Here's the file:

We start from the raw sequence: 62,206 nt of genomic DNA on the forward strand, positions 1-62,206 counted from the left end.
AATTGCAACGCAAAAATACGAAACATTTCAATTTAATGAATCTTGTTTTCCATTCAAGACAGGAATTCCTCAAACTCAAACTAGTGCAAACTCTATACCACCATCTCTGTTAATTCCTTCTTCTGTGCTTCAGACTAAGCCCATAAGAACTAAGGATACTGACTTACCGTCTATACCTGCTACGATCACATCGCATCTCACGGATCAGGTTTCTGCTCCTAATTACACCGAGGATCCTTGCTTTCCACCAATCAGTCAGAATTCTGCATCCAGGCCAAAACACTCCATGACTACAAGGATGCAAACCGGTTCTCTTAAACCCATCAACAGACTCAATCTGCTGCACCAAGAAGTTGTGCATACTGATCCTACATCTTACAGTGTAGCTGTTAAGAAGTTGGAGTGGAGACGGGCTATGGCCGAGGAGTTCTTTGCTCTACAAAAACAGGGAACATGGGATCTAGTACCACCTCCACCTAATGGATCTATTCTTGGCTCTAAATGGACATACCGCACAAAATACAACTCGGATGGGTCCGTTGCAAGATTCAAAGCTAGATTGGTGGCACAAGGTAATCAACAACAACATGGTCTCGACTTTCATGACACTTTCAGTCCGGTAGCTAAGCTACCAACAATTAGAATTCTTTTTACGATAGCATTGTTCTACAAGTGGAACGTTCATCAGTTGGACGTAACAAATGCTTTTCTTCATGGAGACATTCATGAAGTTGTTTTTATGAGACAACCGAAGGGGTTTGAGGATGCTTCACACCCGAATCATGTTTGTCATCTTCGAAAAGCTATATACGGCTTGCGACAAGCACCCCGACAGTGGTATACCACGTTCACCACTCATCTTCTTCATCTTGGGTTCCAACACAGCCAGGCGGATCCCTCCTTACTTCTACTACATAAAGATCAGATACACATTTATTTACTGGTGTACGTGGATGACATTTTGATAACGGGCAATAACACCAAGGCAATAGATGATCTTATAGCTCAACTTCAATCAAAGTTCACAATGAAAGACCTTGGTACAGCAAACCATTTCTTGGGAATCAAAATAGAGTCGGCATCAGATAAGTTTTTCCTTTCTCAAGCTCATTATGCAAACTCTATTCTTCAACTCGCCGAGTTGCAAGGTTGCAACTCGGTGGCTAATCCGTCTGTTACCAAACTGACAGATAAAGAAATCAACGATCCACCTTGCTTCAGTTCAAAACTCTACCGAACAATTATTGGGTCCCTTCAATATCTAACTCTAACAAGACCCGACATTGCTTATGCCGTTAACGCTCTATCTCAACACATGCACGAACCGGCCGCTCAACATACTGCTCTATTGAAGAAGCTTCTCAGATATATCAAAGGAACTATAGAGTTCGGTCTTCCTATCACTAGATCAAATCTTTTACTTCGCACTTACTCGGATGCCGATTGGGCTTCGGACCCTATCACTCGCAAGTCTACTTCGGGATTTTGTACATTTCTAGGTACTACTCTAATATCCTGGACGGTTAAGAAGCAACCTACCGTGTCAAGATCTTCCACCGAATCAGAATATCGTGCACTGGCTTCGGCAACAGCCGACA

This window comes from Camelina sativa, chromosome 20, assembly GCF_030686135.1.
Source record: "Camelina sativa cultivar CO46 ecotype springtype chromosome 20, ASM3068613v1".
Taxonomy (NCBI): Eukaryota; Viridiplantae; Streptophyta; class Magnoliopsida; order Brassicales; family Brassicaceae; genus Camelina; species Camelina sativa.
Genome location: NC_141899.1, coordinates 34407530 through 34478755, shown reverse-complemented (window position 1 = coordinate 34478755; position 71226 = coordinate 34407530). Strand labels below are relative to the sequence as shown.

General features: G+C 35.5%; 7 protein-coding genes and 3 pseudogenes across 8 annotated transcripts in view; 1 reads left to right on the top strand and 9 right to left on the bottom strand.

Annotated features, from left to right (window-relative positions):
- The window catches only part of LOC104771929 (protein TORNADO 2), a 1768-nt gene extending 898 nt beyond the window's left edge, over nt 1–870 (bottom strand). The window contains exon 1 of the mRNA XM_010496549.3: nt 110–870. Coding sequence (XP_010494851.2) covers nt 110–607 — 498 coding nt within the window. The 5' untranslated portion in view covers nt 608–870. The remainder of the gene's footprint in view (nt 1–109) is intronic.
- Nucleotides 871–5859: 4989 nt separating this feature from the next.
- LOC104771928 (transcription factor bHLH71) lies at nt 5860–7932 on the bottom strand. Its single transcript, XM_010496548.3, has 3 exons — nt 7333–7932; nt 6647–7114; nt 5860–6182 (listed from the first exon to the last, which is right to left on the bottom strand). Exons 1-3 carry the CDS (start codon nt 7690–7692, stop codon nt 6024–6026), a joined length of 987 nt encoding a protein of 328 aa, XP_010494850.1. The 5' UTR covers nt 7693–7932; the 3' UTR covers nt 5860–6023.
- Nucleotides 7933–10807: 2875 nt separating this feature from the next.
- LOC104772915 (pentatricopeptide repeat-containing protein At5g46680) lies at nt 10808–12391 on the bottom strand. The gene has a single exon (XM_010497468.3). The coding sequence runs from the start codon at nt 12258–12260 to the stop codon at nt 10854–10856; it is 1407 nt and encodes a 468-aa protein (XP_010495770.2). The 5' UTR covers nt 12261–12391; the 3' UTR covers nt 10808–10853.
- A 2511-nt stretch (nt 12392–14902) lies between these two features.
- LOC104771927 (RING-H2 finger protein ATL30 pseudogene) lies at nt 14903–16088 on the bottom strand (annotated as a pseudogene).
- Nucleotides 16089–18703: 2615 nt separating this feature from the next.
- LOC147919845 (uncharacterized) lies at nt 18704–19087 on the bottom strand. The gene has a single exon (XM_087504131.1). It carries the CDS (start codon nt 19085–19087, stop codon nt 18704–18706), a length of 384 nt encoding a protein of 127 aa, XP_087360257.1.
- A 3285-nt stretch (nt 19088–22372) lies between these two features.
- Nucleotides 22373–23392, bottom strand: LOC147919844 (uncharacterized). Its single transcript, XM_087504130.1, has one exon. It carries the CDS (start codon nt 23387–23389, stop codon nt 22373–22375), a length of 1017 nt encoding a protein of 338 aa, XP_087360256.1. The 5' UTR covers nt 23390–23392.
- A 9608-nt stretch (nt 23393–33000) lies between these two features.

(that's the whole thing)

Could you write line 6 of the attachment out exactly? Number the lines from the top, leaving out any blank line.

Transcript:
Genome location: NC_141899.1, coordinates 34407530 through 34478755, shown reverse-complemented (window position 1 = coordinate 34478755; position 71226 = coordinate 34407530). Strand labels below are relative to the sequence as shown.